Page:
The mother of a Lincoln College Preparatory Academy student sued the Kansas City School District on Monday, seeking to stop the district from punishing her daughter for participating in a Ferguson-related protest.
The suit, filed by the American Civil Liberties Union of Missouri, focuses on how the district reacted Nov. 20, when 14 students raised their hands, as if to surrender, during an assembly appearance by Gov. Jay Nixon.
According to the suit, school administrators ushered the students out of the auditorium, sent them home and threatened them with a 10-day suspension. The district finally settled on a single day of detention, to be served on a Saturday, Jan. 10.
“School administrators cannot punish students for communications they think will bring negative attention to the school,” said Sarah Rossi, the Missouri ACLU’s director of advocacy and policy, in a written statement. “The First Amendment does not permit that.”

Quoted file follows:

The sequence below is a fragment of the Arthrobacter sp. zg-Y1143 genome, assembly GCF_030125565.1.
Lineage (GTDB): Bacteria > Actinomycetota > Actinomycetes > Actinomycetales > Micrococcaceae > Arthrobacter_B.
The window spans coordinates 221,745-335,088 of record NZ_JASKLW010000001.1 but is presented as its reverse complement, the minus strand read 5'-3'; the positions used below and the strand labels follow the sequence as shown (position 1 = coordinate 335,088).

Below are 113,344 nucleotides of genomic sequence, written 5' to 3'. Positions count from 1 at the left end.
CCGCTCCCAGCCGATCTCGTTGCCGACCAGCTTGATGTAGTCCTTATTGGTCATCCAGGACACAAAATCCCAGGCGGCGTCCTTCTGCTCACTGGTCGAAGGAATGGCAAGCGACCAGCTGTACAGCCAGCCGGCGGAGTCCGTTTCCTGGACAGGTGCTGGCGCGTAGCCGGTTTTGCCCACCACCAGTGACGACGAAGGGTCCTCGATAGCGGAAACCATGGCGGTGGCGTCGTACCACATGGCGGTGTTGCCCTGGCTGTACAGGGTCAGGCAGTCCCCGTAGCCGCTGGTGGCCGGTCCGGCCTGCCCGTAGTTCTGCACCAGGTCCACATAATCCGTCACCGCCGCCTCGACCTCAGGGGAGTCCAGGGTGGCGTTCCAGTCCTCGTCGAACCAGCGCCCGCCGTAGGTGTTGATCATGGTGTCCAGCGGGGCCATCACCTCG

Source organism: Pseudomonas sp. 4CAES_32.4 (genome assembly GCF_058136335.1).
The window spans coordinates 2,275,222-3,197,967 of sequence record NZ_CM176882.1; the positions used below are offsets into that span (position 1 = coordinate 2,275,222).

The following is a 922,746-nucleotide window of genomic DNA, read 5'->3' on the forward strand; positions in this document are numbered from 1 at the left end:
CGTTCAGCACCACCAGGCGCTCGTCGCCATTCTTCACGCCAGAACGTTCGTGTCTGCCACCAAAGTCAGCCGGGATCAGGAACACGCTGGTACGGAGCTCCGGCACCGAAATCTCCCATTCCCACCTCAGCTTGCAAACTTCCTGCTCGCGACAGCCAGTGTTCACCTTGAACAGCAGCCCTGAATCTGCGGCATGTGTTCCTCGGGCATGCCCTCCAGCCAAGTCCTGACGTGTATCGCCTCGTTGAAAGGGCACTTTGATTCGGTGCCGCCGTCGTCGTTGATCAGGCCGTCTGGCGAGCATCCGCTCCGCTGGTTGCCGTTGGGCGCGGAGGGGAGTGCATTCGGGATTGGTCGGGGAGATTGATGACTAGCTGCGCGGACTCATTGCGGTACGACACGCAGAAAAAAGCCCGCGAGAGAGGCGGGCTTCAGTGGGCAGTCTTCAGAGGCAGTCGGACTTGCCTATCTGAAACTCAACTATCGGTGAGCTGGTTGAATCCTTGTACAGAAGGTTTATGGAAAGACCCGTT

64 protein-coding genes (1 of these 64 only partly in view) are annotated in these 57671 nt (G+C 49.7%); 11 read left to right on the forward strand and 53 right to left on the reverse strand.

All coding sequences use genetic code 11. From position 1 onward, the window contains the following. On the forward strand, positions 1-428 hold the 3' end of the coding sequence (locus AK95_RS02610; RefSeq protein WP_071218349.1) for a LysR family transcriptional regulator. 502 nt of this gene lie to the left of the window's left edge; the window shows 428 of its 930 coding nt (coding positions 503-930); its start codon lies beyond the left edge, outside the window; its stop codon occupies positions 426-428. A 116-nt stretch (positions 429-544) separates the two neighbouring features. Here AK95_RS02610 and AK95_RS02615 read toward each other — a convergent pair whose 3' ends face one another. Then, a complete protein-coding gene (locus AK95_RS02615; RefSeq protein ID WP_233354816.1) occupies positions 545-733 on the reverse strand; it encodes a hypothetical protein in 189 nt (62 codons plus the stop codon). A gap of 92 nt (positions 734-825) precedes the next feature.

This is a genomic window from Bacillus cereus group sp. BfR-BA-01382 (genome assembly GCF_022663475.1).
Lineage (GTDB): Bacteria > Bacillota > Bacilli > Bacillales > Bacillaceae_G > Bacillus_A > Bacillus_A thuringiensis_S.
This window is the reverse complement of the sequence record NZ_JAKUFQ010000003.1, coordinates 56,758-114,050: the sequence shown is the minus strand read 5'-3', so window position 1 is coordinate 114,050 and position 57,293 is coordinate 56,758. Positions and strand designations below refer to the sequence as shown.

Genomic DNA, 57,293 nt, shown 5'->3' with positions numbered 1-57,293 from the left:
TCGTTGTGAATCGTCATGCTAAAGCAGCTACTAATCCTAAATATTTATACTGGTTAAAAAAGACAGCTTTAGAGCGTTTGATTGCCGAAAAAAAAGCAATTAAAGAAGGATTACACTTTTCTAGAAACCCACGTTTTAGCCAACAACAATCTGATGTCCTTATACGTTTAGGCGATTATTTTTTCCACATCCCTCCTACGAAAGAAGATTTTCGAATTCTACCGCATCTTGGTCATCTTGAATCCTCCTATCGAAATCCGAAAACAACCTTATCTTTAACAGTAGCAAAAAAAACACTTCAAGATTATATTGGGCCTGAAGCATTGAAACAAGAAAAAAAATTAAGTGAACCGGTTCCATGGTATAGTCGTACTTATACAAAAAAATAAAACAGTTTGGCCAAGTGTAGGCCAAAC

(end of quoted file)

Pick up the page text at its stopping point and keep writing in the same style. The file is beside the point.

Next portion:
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Press reports from the event noted that the protest was not disruptive.
The American Civil Liberties Union of Missouri filed the suit on behalf of Karen Morrison, whose daughter — identified only as “M.M.” in court paperwork — attends Lincoln Prep.
“The students are now fearful of expressing their opinions and viewpoints while they are at school, even in a non-disruptive manner, because they reasonably fear they will again be punished,” the suit stated.
The suit seeks only “nominal damages,” attorney fees and an injunction barring the school from further disciplining the students and recording the discipline in the students’ records.
A spokeswoman for the schools said the district had not yet been served with the suit and does not comment on pending litigation. She referred to an earlier statement which emphasized that students faced discipline for refusing to obey an administrator’s instruction to sit down, not for exercising their rights to free expression.